5.  Improvise

Resilient people are masters of innovation and resourcefulness. They have the capacity to improvise and to create bricolage: creative problem-solving using a variety of materials that happen to be available.

The Apollo 13 mission (launched April 13, 1970) is a dramatic example of improvisation: When the spacecraft was well on its way to the Moon, an oxygen tank exploded, scrubbing the lunar landing and putting the crew in jeopardy.

Working with Mission Control in Houston, the crew used their lunar module as a “lifeboat.” Using spare parts and spacecraft canisters, the astronauts improvised a method to reduce the carbon dioxide concentration in the spacecraft. The mission ended safely on April 17, 1970,

How might you improvise at home or at work? What resources do you have available to you, to utilize in new ways?

Click here for some humourous examples of bricolage

One more strategy:

6. Hire a coach. I’m not just saying that because I am one. I have personally experienced the benefits of having a coach. She helped me overcome my mental ruts, gave me suggestions I had never thought of before, helped me feel more confident about taking risks, and helped me reach specific goals. Could I have accomplished this on my own? Yes, but it would have taken me a lot longer and it would have been much harder.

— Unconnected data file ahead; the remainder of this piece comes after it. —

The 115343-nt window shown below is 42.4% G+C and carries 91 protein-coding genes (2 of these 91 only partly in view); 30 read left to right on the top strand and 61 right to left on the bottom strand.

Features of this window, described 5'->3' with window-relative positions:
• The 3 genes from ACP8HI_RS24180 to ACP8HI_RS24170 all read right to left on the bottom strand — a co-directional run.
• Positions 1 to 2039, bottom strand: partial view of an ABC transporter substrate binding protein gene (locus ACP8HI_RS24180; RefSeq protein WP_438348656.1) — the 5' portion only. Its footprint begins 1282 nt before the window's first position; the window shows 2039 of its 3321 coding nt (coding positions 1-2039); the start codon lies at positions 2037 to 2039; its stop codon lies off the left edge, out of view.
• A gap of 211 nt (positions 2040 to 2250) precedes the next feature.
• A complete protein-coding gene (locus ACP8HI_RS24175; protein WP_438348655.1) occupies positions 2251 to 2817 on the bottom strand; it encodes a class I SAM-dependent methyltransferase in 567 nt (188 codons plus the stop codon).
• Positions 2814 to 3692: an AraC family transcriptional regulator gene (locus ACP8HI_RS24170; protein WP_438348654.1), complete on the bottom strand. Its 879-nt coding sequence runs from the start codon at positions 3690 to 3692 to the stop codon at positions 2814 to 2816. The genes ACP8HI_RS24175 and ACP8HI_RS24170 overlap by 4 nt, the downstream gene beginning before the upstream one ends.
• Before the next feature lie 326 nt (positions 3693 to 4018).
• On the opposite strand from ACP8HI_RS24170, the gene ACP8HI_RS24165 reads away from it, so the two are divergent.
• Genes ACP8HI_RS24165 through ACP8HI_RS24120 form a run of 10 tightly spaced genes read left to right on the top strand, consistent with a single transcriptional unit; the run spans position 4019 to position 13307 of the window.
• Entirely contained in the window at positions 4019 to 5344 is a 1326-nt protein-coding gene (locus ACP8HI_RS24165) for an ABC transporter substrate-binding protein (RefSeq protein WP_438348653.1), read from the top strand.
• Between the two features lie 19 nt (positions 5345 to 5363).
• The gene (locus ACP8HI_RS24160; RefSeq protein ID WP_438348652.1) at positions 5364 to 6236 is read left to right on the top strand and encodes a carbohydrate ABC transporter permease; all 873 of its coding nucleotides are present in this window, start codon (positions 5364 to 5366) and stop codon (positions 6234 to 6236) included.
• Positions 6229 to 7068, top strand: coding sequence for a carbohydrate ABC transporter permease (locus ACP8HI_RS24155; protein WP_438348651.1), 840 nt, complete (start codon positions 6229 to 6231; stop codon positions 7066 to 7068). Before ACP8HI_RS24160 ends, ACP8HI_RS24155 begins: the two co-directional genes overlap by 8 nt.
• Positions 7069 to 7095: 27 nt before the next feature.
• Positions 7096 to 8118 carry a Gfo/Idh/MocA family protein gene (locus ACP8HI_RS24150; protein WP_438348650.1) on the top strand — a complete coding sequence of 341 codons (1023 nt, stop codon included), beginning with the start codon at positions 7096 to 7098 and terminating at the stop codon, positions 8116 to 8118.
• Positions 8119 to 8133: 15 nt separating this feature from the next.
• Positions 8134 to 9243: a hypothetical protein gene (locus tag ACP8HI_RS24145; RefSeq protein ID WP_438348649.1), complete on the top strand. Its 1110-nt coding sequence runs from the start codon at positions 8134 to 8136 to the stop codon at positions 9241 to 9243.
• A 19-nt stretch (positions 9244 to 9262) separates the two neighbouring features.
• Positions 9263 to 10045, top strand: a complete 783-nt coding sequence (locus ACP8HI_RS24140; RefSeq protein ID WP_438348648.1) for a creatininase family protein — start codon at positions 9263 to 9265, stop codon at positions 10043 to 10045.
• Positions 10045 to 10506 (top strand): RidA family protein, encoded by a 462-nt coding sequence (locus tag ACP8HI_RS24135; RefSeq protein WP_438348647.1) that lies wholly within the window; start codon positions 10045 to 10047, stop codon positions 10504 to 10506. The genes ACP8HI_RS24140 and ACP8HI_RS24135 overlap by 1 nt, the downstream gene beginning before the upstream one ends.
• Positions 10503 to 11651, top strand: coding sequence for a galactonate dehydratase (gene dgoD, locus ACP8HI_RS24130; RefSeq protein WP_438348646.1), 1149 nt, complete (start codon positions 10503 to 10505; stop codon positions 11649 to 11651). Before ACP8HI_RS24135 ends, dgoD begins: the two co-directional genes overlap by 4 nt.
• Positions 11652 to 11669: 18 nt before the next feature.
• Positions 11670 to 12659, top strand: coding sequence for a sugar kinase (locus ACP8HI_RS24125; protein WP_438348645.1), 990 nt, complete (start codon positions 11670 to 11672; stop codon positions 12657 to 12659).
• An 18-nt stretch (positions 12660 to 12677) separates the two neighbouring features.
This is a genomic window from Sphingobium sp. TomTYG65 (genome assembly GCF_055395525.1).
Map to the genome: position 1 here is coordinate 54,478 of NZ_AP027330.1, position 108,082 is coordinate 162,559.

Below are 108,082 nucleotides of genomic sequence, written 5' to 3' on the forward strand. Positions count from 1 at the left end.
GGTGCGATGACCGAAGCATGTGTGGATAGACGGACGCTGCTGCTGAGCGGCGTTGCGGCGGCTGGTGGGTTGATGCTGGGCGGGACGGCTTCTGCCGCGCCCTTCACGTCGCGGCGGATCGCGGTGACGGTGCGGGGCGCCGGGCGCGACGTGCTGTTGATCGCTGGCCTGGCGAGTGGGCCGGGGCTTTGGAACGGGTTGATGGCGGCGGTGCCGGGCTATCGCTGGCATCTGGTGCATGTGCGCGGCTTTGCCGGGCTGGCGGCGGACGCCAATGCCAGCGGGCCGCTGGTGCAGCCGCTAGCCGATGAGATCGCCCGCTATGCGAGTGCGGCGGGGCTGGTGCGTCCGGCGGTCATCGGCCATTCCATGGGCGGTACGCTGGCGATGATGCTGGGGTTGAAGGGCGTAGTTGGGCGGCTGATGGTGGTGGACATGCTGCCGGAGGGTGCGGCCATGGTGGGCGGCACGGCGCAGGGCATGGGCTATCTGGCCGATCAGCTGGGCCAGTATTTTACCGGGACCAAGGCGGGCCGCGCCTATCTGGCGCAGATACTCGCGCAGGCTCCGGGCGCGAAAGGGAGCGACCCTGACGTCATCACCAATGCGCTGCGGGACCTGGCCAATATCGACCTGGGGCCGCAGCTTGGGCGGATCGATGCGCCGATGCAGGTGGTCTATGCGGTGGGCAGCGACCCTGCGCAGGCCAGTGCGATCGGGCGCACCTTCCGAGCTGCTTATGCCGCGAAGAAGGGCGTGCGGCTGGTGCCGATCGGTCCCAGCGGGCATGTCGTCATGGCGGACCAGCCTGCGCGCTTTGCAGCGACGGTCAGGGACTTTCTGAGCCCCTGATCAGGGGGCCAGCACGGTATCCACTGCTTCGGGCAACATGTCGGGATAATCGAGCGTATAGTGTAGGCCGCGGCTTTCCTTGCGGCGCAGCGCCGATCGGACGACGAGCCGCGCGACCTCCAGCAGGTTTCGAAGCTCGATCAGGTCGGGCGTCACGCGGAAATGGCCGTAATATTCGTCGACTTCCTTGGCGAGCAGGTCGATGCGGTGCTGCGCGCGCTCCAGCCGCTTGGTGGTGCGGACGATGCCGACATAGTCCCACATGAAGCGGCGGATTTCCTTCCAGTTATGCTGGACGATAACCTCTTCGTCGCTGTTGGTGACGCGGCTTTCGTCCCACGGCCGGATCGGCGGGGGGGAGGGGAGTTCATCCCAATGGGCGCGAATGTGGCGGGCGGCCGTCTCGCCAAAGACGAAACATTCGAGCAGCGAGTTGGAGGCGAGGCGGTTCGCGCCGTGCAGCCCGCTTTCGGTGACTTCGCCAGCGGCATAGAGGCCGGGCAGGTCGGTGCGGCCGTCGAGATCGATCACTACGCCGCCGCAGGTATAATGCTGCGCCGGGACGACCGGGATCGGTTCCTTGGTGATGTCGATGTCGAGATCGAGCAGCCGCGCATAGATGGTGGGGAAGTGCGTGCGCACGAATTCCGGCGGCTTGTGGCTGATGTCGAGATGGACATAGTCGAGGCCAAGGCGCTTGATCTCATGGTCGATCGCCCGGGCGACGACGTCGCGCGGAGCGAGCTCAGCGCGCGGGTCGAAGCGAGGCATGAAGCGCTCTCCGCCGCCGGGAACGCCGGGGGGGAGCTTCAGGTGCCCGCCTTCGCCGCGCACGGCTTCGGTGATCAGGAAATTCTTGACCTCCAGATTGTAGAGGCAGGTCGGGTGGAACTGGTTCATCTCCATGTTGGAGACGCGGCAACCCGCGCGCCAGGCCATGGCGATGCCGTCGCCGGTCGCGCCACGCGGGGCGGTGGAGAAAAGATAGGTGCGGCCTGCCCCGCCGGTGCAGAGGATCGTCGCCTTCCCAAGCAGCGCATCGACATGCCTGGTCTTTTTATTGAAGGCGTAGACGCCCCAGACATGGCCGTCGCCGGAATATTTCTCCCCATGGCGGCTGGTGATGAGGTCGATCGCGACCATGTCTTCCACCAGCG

As a coach I do the same for clients. I have helped entrepreneurs win big contracts, get promoted, and create more creatively satisfying work. I have also helped executives become better leaders and innovators. Click here for info on  Creativity and Innovation Coaching

In summary

Resilient people are optimistic, focused, organized, proactive, and flexible. To be resilient, learn to face reality with staunchness, find meaning in the hardship you are facing, nurture your creativity, and improvise solutions using available resources.

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Copyright 2011 Creativity at Work
2017-06-30T04:42:52+00:00

About the Author:

Linda is founder of Creativity at Work and co-author of Orchestrating Collaboration at Work. She helps executives and their teams develop creativity, innovation, and leadership capabilities, through coaching, training and consulting. Linda brings a multi-disciplinary approach to learning and development by leveraging arts-based practices to foster creativity at work, and design thinking as a strategy for innovation.